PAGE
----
Welcome to the latest edition of Osborne Clarke’s quarterly Litigation Update.
Since 24 June, a great deal has been spoken and written about what Brexit might mean, economically and politically. We include in this Update three articles looking at what this means for disputes. For the key legal implications that we see for business please visit our Brexit hub, which you can access here.
We also discuss two recent Court of Appeal judgments, concerning priority of terms in complex contracts and the imposition of implied contracts between group companies.
With much debate about what Brexit will mean for the economy, we look at a tool that is increasingly being to free up capital from legal budgets and reduce the risks associated with major disputes: third party funding.
If you would like to discuss any of the content in this Update, please get in touch with your usual litigation contact or the author of the article.
Brexit: what will it mean for disputes?
As part of our Brexit hub, we discuss what Brexit is likely to mean for litigation in the UK, including the issues that are most likely to lead to disputes and what this will mean for principles of choice of law and jurisdiction.
We also ask whether parties uncertain as to the effect of Brexit on cross-border litigation will be looking to settle more disputes by arbitration.
Finally, we focus on the issue of cartel damages claims and ask where claimants should bring claims in the future.
Get your priorities straight: inconsistencies and priority between contract clauses
Commercial contracts often comprise a number of separate documents, which taken together form the contractual bargain. This is typically the case for complex, technical contracts such as construction, IT or financial services agreements, but can equally apply to consumer contracts such as mortgages. Priority clauses are used to set out the order of importance of those documents in the event of inconsistency, for example, so that specially agreed terms can be imposed on top of general terms and conditions.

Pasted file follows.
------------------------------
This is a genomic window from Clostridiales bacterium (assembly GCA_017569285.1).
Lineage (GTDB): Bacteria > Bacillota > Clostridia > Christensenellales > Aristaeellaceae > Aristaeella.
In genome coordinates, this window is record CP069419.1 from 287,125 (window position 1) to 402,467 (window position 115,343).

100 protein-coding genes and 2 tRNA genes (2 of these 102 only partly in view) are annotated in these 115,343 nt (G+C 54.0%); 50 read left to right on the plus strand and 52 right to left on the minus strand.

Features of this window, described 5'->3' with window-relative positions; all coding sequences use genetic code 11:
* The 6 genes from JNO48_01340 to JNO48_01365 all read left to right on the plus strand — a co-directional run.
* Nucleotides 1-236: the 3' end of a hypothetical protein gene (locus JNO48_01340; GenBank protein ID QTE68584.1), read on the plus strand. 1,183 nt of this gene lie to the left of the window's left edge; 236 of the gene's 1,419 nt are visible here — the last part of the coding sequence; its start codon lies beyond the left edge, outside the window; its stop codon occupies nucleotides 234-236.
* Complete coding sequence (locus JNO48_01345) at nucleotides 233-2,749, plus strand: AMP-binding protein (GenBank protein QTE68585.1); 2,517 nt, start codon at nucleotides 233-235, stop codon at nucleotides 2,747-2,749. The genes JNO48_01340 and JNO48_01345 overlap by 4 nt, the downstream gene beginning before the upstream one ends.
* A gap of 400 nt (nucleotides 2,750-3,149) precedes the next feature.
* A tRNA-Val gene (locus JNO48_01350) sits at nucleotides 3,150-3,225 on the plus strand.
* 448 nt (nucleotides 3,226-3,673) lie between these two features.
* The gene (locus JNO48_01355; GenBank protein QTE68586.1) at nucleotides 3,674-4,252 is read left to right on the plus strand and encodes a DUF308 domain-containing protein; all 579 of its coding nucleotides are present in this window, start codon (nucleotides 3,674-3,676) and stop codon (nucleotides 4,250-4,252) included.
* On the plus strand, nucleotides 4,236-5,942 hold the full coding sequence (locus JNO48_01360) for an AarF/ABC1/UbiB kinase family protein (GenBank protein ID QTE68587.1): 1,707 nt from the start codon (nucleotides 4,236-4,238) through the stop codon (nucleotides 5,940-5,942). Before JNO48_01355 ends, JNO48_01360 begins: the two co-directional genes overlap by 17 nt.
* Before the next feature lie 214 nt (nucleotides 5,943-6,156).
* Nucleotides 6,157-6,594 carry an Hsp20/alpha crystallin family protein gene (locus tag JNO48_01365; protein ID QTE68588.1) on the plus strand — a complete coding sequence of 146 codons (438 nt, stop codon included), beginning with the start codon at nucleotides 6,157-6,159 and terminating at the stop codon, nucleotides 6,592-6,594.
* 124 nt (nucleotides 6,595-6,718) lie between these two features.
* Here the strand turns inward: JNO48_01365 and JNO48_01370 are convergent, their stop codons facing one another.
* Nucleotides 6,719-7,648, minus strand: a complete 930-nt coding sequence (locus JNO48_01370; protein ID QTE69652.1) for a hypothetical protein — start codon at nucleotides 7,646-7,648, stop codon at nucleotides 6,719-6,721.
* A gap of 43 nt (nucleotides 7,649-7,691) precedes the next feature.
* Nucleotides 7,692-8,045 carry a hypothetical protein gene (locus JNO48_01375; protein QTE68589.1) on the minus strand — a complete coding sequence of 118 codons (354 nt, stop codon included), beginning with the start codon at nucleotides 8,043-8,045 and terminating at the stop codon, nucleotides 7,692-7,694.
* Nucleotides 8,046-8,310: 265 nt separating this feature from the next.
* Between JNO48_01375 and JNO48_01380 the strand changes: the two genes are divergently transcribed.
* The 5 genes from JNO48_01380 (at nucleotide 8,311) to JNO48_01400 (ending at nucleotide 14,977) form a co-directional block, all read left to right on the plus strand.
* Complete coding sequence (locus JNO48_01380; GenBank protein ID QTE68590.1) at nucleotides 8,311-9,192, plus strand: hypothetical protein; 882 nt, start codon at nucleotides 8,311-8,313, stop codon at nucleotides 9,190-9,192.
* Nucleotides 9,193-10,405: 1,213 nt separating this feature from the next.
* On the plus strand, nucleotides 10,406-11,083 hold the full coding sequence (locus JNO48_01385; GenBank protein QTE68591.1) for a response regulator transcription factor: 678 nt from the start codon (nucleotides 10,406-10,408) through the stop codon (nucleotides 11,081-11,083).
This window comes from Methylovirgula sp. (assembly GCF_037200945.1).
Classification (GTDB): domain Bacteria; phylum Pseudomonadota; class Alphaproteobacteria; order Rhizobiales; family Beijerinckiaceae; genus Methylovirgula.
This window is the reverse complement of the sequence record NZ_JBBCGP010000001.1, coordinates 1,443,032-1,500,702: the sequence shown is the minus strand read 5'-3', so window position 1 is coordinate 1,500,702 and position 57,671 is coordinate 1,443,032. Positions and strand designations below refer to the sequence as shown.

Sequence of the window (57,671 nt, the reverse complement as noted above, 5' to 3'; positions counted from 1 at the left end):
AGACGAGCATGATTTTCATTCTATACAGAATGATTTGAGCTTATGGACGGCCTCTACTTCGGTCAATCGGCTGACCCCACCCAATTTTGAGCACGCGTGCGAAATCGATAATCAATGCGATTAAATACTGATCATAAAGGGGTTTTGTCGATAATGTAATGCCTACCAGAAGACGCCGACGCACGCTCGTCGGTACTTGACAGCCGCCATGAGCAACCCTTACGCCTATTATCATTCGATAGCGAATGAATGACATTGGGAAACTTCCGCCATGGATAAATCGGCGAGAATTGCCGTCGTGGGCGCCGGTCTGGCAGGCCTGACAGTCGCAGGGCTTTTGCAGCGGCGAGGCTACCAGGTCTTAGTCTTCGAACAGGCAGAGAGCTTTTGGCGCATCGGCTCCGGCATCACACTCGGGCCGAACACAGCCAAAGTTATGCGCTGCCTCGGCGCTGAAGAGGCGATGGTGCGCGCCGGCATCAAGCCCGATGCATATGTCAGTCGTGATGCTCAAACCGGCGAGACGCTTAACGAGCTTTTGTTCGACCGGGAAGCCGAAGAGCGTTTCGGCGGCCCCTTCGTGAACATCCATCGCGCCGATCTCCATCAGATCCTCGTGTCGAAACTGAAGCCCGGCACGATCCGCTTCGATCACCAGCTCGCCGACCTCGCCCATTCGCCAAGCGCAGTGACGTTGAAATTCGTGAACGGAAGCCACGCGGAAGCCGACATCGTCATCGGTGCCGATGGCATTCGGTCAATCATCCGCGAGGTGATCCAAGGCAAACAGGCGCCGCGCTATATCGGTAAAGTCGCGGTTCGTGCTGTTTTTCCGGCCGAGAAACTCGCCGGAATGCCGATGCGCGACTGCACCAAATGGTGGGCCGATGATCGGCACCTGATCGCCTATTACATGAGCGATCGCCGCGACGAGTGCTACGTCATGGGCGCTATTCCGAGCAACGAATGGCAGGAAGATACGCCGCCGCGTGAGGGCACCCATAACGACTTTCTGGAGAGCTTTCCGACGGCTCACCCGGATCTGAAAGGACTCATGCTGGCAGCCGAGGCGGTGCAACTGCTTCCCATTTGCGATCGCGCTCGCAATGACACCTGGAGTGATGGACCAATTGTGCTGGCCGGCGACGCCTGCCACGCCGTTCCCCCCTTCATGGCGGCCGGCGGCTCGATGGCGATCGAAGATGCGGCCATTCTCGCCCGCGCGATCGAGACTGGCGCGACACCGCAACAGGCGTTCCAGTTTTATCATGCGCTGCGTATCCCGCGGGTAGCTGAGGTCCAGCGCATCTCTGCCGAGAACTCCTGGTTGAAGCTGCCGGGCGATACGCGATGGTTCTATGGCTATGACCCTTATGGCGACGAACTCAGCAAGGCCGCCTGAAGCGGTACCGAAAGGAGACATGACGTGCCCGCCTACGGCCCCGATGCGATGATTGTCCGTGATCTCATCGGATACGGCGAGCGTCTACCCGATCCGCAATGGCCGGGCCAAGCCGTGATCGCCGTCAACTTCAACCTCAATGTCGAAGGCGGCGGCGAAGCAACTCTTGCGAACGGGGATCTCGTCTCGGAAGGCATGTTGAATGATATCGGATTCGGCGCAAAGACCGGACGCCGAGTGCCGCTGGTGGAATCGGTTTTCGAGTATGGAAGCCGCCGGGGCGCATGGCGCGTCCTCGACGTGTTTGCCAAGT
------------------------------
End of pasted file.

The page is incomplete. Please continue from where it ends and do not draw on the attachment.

The recent case of Alexander v West Bromwich provides guidance on what constitutes inconsistency and when terms can be read together.
Implied contracts: have you formed contracts between group companies without knowing it?
In today’s global economy, most businesses operate through group structures organised on various different, often overlapping, bases. Group companies often have informal arrangements, such as sharing or seconding an employee’s time between different parts of the business.
In the first reported case on this issue, the Court of Appeal has held that a legally binding contract between group companies could be inferred from conduct, in the absence of any written contract. The implied contract imposed significant pensions liabilities on one of the group companies after the other went into administration.
Managing risk using third party funding
Third party funding has been attracting a great deal of attention recently, not least with the announcement last week that the largest ever consumer class action in the UK (£19bn) is being funded by third party funders putting up £40m to cover the costs of the case.
We go back to basics to explain what third party funding is, what a funding arrangement will typically cover and what funders will be looking for in deciding whether to fund a case (and if so, what they will base their success fee on).
Interested in other areas?
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